Monthly Archives: May 2018

The impact of that “exponentially growing” capacity of solar PV and wind on electricity generation in Australia

In previous posts, I several times made the remark that installed capacity is not a good measure to define the success of solar and wind energy. Those remarks were the reaction on the claims of Blakers and Stocks that solar PV and wind energy are “growing exponentially”, that they are “on the path of dominance” when it comes to new capacity and that they “are on track to entirely supplant fossil fuels worldwide within two decades”. The authors also claimed that other low-carbon energy sources would only play a minor supporting role.

The subject of this post will be the impact of this much celebrated new capacity of solar PV and wind when it comes to the actual production of electricity by those sources. I did something rather similar in another post with world data, my guess was that the outcome for Australia would be something rather similar.

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When the relevant data doesn’t fit the narrative, just use other data that will and suggest that the relevant data fits even better

A graph that caught my attention in the “100% renewable electricity in Australia” paper by Blakers and Stocks was this one:

It shows growth of the installed capacity of solar PV and wind compared with other energy sources between 2014 and 2016. The remarkable increase of solar energy stood out, it almost doubled in three years time. Wind energy did not do bad either, the increase grew in 2015, dropped a bit in 2016, but nevertheless stayed above the 2014 value.

There is something weird about this graph: there is also an entry “nuclear” and, as far as I know, Australia doesn’t have any nuclear power plants. So this is obviously not the Australian situation.

The relevance of the graph was explained in the paper as (my emphasis):

PV and wind constitute half of the world‘s new generation capacity installed in 2014-16 (Fig. 1). In recent years, these sources provided nearly all new generation capacity installed in Australia.

That PV and wind constitute half of the new generation capacity is rather meaningless since they are comparing intermittent energy sources with dispatchable energy sources. But let’s assume, for the sake of the argument, that this comparison is somehow meaningful. What they apparently want to say is that the installed capacity of solar PV and wind did very well compared to other power sources worldwide (which explains the “nuclear” entry) and that solar PV and wind in Australia were responsible for nearly all of the growth. Therefor suggesting that there is a similar increase for Australia, only much better since solar PV and wind provided most of the new installations there.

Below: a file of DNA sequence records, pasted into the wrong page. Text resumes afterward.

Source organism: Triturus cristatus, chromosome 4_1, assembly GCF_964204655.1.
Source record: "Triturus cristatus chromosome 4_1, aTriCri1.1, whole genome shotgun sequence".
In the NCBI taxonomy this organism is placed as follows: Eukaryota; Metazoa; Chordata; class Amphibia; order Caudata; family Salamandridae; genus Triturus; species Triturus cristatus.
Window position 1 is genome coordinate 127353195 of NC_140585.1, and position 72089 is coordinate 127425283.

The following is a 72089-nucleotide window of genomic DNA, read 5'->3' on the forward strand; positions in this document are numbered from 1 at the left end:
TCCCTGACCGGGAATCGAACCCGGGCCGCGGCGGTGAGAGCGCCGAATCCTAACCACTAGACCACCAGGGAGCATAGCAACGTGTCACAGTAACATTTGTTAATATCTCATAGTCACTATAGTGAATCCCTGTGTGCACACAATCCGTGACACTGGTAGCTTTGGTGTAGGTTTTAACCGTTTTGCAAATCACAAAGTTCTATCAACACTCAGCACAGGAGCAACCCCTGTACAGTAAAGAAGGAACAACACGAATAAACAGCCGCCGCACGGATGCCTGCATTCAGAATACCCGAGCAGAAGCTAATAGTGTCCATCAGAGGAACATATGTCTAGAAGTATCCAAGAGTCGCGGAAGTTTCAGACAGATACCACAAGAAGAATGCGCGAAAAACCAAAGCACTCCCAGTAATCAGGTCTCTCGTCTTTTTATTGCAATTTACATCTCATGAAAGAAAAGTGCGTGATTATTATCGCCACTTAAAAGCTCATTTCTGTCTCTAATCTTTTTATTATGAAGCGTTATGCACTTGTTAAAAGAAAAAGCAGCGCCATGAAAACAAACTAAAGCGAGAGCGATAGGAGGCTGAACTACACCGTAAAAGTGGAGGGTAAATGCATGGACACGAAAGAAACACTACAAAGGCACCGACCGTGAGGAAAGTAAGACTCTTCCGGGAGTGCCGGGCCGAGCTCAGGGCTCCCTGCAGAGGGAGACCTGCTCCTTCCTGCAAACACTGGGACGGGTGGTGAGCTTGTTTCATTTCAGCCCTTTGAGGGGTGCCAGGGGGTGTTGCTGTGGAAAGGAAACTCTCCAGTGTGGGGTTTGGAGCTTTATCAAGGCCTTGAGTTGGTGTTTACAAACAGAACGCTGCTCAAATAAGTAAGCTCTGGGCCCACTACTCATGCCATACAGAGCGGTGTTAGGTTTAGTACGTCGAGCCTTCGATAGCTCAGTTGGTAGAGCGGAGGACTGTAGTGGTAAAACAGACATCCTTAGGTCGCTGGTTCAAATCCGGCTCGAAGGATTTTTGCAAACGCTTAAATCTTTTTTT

The big question then is: why don’t they just use the Australian data to illustrate their case? The subject of the paper is renewables in Australia, yet they illustrate their claim with renewables in the world. More, since Australian solar PV and wind were almost the only generation capacity that increased between 2014 and 2016, the Australian situation should in theory be a much better illustration of what they want to prove.

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100% renewable electricity at “low cost”: the more costs are not accounted for, the “cheaper” it will get

It is not unusual in alternative energy communication to ignore or minimize its negative sides. This is no different in the Conversation article on solar PV and wind being on track of replacing fossil-fuels within two decades as discussed in the last two posts. Halfway the article there is the only admission that there might be a negative side to solar PV and wind energy:

A renewable grid
PV and wind are often described as “intermittent” energy sources.

When I read this the first time, I had high hopes that real issues would be tackled. That hope was in vein, it was followed by this sentence in full cheering mode:

But stabilising the grid is relatively straightforward, with the help of storage and high-voltage interconnectors to smooth out local weather effects.

Relatively straightforward?!?!

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The average of a decreasing trend extrapolated as an exponential growth in the future

While writing previous post, I got intrigued by the graph representing the electricity generation forecast until 2032, especially that yellow line representing the exponential growth of solar PV and wind. To recapitulate, this is the graph I am talking about:

The authors claim that this graph represents:

Current world electricity generation trends, extrapolated to 2032

They also state that the growth rate of solar PV was 28% and that of wind was 13% between 2012 and 2016. The yellow line, being a combination of solar PV and wind, will be somewhere between those two values.

The suggestion is that this growth of solar PV and wind is somehow established between 2012 and 2016, therefor could be used to extrapolate future values that give rise to that exponentially increasing yellow graph line. I wondered whether such trend really could been found between 2012 and 2016, so I looked at the values of electricity generation that I used for previous post:

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